10th Annual Meeting of the Organization for Human Brain Mapping

Abstract Number: 796

Subpixel curvature estimation of the corpus callosum via splines and its application to autism
Thomas J. Hoffmann1 , Moo K. Chung,1,2,3 , Kim M. Dalton,3 , Andrew L. Alexander,3,4,5 , Grace Wahba,1,2 , Richard J. Davidson,3,4,6
1Department of Statistics, 2Department of Biotatistics and Medical Informatics, 3Keck Laboratory for Functional Brain Imaging and Behavior, 4Department of Psychiatry, 5Department of Medical Physics, 6Department of Psychology, University of Wisconsin-Madison

Autism is a neurodevelopmental disorder with abnormal corpus callosum (CC) size [1]. Most previous studies used the area of predefined Witelson partition [5] as a morphometric measure but other shape metrics have not been considered. We present a novel computational technique for curvature estimation via piecewise quintic splines and use it in both CC nonlinear dynamic time warping algorithm [4] and detecting the regions of curvature difference.

A group of 2D mid sagittal cross section images of the corpus callosum was taken from males of similar age, 15 autistic, and 12 normal controls. The level set method as described by Sethian[2], was used to extract the outline of the corpus callosum automatically. Thus the pixelated CC contour was reconstructed into a rough closed curve in Euclidean space (Figure 1. red). Smoothing of this zigzag contour was necessary to account for the partial volume effect (Figure 1. blue). Two different methods were used to smooth and estimate the curvature function. The first method uses Taubin's smoothing [3], a Gaussian filtering without shrinkage, followed by the least-squares estimation. The second method uses a series of quintic splines to estimate the first and second derivatives to compute the curvature. Afterwards a curve from the control group was chosen as a template and all other curves are registered to the template. First an affine registration was used to normalize the global CC size differences. Second the fast nonlinear dynamic-time warping algorithm was used [4]. The algorithm penalized against large deformation and curvature difference, thereby matching the extrema of curvature while maintaining a smooth and stable deformation. After registering the curves, a local estimation of curvature could be compared across subjects, using Welch's t-test at each point to correct for the somewhat unequal variance in a few areas (Figure 3).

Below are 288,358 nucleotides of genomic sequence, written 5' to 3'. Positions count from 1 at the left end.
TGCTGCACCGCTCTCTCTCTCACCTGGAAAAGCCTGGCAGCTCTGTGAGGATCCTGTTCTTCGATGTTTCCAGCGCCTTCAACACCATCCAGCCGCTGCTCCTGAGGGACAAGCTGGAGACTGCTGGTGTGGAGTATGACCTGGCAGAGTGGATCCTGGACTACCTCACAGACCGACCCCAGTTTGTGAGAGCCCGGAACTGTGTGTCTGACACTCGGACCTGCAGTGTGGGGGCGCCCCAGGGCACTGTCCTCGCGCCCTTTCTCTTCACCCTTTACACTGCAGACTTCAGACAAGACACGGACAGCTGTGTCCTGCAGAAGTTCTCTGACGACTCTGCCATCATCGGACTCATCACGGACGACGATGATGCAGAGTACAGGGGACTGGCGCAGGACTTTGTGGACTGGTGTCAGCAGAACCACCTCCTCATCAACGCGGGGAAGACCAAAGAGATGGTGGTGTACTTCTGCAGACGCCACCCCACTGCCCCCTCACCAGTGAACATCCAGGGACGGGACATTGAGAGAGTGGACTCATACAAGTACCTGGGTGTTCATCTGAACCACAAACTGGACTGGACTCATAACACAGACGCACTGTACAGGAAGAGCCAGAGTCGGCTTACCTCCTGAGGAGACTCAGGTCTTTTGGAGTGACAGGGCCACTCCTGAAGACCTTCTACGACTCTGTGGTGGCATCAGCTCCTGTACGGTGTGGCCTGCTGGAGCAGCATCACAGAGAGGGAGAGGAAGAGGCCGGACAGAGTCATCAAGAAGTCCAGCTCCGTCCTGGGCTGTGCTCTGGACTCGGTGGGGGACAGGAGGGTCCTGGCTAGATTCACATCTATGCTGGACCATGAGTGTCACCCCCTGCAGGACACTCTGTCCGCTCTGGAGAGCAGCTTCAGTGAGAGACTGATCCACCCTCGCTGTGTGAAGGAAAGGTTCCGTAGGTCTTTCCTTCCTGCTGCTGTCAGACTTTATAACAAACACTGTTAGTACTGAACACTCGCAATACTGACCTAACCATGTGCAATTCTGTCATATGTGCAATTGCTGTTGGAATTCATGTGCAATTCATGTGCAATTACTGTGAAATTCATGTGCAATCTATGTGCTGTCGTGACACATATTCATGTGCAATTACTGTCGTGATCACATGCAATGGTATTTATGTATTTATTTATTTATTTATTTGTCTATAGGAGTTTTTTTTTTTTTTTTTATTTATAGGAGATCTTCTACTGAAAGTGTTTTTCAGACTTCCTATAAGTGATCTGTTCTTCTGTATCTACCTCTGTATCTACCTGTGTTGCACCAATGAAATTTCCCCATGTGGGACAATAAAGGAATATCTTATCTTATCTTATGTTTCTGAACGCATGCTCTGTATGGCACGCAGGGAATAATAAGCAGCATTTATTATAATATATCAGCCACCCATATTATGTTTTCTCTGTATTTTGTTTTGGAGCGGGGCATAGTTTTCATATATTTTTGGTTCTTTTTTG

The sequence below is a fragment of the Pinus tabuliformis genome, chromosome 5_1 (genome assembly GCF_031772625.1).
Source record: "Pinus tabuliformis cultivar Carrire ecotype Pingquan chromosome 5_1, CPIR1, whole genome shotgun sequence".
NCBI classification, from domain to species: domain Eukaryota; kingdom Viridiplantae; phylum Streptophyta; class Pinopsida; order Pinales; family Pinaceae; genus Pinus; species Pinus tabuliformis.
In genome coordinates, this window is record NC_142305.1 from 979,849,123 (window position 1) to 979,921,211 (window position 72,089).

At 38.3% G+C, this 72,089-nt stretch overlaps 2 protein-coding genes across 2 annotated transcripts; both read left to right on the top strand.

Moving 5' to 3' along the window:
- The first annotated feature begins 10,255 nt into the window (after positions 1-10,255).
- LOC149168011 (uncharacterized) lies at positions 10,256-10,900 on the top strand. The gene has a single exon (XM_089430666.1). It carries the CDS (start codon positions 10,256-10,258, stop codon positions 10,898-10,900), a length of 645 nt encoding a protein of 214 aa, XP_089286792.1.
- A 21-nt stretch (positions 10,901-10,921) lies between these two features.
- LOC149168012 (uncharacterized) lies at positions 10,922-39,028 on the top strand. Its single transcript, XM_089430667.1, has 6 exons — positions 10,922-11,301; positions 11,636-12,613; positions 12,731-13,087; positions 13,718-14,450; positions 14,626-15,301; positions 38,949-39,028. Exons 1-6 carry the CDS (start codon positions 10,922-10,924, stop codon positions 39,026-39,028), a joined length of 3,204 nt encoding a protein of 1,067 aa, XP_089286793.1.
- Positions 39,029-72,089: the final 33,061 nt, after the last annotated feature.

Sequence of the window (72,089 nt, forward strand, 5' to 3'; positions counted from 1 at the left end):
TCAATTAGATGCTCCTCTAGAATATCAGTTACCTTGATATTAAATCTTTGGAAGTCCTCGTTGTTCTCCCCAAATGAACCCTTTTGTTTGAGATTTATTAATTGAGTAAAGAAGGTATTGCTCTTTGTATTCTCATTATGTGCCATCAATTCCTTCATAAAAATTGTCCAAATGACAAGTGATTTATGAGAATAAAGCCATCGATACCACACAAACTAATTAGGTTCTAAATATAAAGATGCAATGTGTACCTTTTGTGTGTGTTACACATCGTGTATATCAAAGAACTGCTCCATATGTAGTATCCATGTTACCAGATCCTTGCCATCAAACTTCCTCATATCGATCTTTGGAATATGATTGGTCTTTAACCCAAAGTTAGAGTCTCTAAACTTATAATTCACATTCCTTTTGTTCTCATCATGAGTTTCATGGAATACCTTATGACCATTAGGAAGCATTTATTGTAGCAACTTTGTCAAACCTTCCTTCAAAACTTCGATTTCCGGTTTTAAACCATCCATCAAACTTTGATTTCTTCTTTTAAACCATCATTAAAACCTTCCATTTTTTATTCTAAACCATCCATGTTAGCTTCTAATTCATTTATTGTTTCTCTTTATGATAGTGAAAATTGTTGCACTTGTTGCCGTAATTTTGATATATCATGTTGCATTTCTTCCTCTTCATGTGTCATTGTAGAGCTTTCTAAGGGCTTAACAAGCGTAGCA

Both methods provided effective estimates of curvature for the entire CC contours. The smoothing splines performed better in terms of ease of fit and more stable results. The results of the comparison of curvatures between the autistic and control subjects are as shown in Figure 2 where the sample mean curvature functions are plotted (blue: autistic, red: control). Figure 4 is the P-value map where the blue areas indicate more significant curvature difference. Most significant curvature difference is detected at the posterior midbody (R1).

The original level set and dynamic time warping code were obtained from Fan Ding and Yuefeng Lu and have been modified extensively. This work was funded by WARF, NIMH U54 MH066398-1A1, NSF Grant DMS0072292 and by a NARSAD Distinguished Investigator Award to RJD.

[1] Harden, A.Y. et al. Corpus Callosum Size in Autism. Neurology, 55:1033-1036, 2000.
[2] Malladi, R. and Sethian, J.A. An o(n log(n)) Algorithm for Shape Modeling. Applied Mathematics 18:9389-9392, 1996.
[3] Taubin, G. A Signal Processing Approach to Fair Surface Design. Computer Graphics, 29:351-358, 1995.
[4] Wang, K. and Wang, Y. Alignment of Curves by Dynamic Time Warping. Annals of Statistics, 25:1251-1276, 1997.
[5] Witelson, S.F. Hand and sex differences in the isthmus and genu of the human corpus callosum. Brain 112:799-835. 1989.

Figure 1. Leveset segmentation and smoothing

Figure 2. Mean curvatures for autism and control

Figure 3. t-map of curvature difference between autism and control

Figure 4. p-map of curvature difference